Squeezing the block, let it move back and forth, from forward to backward tilt. Somewhere in between is neutral! This spot will look a little bit different in everyone, so find your center, your neutral. Then squeeze straight into this position. You should feel your spine tall, your feet pressing into the ground. Now go to your breath. Inhale in and down, exhale up and out, pulling your low belly back and up.
Now that you’ve found neutral, what do you do with this information? Make sure that your pelvis is in neutral when standing in mountain pose, and try to get as close to it as you can in poses like lunge, Warrior 2, Chair, and when you are standing in line at the grocery store or sitting in front of your computer. Use a forward pelvic tilt in forward folds and a backward pelvic tilt in backbends. Don’t worry, this will start to make more sense when we use this action in the practice.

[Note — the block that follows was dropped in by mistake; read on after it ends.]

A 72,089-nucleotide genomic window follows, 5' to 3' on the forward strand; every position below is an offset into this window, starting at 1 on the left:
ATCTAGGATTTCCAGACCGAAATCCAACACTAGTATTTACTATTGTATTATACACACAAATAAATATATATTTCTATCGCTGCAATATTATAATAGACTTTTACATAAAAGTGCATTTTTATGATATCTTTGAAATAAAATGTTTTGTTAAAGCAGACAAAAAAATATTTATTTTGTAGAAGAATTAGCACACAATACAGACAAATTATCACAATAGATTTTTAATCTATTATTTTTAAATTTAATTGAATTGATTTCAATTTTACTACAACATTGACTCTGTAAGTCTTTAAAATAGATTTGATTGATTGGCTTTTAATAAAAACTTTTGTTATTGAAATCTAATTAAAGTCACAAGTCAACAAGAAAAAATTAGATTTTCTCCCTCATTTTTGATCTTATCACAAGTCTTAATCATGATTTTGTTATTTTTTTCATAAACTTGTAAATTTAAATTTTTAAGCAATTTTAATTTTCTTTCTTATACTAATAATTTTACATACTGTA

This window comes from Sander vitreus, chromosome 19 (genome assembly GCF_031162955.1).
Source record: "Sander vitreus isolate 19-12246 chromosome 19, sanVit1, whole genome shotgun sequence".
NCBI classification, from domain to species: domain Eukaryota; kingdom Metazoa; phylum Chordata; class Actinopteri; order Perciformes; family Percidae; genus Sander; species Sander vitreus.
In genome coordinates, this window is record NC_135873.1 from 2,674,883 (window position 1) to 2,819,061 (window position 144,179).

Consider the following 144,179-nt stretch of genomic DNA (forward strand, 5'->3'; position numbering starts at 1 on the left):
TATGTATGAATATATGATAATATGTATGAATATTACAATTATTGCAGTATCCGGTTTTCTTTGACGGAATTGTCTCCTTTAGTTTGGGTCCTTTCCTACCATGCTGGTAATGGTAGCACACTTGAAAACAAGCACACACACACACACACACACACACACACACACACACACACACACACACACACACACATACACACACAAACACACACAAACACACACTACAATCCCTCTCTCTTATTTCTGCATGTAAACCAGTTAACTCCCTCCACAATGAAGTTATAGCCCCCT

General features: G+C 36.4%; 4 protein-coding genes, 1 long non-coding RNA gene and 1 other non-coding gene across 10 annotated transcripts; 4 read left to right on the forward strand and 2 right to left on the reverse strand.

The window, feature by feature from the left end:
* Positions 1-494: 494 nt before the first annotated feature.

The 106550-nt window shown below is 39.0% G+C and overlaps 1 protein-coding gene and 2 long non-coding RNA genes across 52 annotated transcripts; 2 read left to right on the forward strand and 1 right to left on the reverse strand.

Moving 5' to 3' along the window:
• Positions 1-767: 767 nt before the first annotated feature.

2. ENGAGE YOUR GLUTES AND HAMSTRINGS (AS WELL AS YOUR QUADS) IN SPINAL EXTENSION
You may or may not be aware of the whole “glute controversy” in yoga circles. I don’t want to rehash anything here, if you really want to take a side, Google it and weigh in. I’m just going to tell you what I’ve found to be most helpful for my low back in poses like cobra, up dog, camel, bow, etc. When you are backbending like this, you are in spinal extension, therefore you should engage your extensor muscles. This is not an anatomy lesson, simply a quick demonstration of actions, so I won’t go into detail here (this is an area of fascination for me so you can be sure we will get into the nitty gritty at some point in the future).
Lie prone with your legs either together or hip distance apart. Your hands won’t be used, so they can rest under your shoulders.
Press your pubic bone into the floor (you are technically trying to find a small backward pelvic tilt). Press the tops of your feet into the floor. Now lift your kneecaps as though you are trying to pull them up towards your navel (this will probably lift them off the ground as well as your quadriceps, the fronts of your thighs, engage).